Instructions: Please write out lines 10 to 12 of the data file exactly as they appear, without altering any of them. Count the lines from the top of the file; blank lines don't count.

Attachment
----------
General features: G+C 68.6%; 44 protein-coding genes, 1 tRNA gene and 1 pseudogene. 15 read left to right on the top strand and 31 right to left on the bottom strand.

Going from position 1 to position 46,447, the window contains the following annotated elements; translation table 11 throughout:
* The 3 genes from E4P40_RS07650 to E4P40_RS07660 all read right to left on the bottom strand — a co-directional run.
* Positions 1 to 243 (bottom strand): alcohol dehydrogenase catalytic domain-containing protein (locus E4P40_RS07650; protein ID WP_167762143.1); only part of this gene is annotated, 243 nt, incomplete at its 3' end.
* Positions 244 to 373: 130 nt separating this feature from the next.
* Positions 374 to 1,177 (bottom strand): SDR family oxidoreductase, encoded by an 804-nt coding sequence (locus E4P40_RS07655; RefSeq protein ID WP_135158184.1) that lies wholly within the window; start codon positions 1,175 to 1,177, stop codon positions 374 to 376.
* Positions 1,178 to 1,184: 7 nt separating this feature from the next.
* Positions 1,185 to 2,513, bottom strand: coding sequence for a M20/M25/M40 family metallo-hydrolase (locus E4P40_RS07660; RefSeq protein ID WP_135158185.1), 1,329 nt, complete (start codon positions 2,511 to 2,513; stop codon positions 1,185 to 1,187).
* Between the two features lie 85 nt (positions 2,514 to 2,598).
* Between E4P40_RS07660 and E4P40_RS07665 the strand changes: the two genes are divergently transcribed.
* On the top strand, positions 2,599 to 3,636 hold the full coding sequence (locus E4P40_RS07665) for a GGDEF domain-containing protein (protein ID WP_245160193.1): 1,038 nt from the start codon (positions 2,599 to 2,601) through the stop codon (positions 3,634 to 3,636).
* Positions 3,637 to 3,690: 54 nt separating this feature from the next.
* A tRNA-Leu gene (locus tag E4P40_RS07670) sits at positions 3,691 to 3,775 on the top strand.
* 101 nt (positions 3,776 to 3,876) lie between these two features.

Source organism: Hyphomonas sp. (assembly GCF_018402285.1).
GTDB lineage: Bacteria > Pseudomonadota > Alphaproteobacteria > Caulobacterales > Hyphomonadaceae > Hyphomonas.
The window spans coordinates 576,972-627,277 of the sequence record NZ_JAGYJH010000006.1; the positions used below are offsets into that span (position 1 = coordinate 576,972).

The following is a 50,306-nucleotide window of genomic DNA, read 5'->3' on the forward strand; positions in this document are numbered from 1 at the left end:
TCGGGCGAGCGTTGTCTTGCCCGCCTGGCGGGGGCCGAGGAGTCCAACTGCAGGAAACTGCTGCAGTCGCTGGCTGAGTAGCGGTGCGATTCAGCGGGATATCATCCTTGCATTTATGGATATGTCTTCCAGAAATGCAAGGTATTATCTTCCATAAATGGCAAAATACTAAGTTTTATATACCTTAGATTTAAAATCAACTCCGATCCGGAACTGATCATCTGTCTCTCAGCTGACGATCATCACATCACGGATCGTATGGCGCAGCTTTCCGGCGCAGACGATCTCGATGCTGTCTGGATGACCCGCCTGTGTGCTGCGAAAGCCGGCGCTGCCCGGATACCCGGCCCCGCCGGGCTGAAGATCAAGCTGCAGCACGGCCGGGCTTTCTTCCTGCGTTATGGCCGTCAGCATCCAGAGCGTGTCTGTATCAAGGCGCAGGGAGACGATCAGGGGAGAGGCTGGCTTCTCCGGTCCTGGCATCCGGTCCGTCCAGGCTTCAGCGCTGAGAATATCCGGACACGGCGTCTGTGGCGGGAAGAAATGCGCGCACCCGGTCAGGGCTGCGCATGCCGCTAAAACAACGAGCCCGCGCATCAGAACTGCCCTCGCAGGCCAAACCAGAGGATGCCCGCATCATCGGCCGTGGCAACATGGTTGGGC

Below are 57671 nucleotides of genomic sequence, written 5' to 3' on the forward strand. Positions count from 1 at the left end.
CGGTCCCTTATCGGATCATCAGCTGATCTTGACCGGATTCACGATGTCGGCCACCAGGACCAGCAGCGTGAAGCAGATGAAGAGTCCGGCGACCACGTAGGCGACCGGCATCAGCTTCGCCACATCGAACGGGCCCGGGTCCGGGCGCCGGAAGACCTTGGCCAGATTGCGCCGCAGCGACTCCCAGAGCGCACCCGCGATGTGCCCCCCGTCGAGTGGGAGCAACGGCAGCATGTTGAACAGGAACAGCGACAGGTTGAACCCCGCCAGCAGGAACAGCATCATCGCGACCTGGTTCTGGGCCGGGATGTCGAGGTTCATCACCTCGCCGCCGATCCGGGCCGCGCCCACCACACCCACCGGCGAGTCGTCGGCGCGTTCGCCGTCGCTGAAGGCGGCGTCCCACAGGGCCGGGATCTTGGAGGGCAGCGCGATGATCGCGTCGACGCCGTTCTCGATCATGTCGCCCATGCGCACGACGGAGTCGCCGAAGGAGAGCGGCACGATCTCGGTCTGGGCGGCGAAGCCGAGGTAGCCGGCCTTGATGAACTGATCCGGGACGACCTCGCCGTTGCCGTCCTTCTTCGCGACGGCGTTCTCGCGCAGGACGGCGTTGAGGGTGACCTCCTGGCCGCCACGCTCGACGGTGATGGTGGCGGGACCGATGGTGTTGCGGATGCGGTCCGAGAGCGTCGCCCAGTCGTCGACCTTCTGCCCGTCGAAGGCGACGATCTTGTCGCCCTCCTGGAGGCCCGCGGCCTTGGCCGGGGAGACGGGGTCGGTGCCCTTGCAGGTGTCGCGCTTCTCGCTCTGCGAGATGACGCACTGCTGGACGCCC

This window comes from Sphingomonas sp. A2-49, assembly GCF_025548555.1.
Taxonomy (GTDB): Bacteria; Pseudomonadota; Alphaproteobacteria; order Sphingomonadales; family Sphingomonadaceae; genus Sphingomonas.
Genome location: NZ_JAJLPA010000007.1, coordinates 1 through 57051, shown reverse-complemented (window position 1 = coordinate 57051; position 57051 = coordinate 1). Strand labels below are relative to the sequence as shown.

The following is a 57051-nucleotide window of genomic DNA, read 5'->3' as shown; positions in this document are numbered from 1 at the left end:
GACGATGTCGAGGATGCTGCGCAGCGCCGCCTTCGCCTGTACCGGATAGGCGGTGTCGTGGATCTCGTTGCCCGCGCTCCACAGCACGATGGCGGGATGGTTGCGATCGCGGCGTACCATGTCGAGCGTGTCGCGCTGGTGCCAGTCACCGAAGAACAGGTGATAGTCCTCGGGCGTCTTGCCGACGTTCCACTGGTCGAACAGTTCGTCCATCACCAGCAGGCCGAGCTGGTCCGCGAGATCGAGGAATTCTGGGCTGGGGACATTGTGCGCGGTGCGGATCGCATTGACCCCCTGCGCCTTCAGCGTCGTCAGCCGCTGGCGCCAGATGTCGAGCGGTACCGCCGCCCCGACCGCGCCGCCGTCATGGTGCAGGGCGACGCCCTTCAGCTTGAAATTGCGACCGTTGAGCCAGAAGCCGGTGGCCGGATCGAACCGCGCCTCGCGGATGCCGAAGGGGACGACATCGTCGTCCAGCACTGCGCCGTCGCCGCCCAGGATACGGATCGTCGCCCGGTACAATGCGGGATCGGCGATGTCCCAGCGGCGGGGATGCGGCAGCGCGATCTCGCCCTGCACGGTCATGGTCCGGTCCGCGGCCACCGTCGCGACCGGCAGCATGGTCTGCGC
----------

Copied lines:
* Between E4P40_RS07660 and E4P40_RS07665 the strand changes: the two genes are divergently transcribed.
* On the top strand, positions 2,599 to 3,636 hold the full coding sequence (locus E4P40_RS07665) for a GGDEF domain-containing protein (protein ID WP_245160193.1): 1,038 nt from the start codon (positions 2,599 to 2,601) through the stop codon (positions 3,634 to 3,636).
* Positions 3,637 to 3,690: 54 nt separating this feature from the next.